Noting that, President Obama has pledged to take action on greenhouse gas emissions if Congress cannot pass legislation.
The NOAA study underscores the urgency for better modeling and action on climate change, Overland said.
“Increased physical understanding of rapid Arctic climate shifts and improved models are needed that give a more detailed picture and timing of what to expect so we can better prepare and adapt to such changes. Early loss of Arctic sea ice gives immediacy to the issue of climate change,” Overland said.
Previous estimates pegged the Arctic for mostly iceless summers after 2050. The scientists said some ice is expected to remain north of the Canadian Archipelago and Greenland beyond that date.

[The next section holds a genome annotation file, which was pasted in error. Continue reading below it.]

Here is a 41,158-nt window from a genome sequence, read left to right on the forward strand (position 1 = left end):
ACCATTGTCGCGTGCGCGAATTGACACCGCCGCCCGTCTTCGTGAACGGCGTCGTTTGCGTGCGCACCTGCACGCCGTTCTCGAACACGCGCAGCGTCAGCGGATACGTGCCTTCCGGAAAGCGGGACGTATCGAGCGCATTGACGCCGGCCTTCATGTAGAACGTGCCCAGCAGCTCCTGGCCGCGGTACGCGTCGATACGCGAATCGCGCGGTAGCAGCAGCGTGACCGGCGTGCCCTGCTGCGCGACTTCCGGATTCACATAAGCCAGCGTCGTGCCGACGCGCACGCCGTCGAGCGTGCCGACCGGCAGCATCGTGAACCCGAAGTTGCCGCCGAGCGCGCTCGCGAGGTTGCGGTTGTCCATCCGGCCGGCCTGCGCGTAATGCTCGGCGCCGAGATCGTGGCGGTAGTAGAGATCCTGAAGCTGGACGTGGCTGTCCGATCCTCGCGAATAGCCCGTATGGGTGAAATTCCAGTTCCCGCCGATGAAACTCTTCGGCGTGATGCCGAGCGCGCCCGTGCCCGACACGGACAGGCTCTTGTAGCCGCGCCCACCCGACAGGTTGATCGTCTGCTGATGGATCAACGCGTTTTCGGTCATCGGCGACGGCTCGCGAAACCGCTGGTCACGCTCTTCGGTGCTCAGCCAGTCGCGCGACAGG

Overland and Wang explored three different scenarios in their study, which was published in the American Geophysical Union publication Geophysical Research Letters.
The first, based on observed trends in the past decade, showed rapid ice melt. That model predicted nearly ice-free summers by 2020.
The second approach, which assumed “multiple, by random in time, large sea ice loss events,” resulted in mostly iceless summers by 2030.
The final calculation drew from various global climate models. In that simulation, the earliest nearly ice-free summer was around 2040, with the median being 2060.
— This story was updated at 5:36 p.m.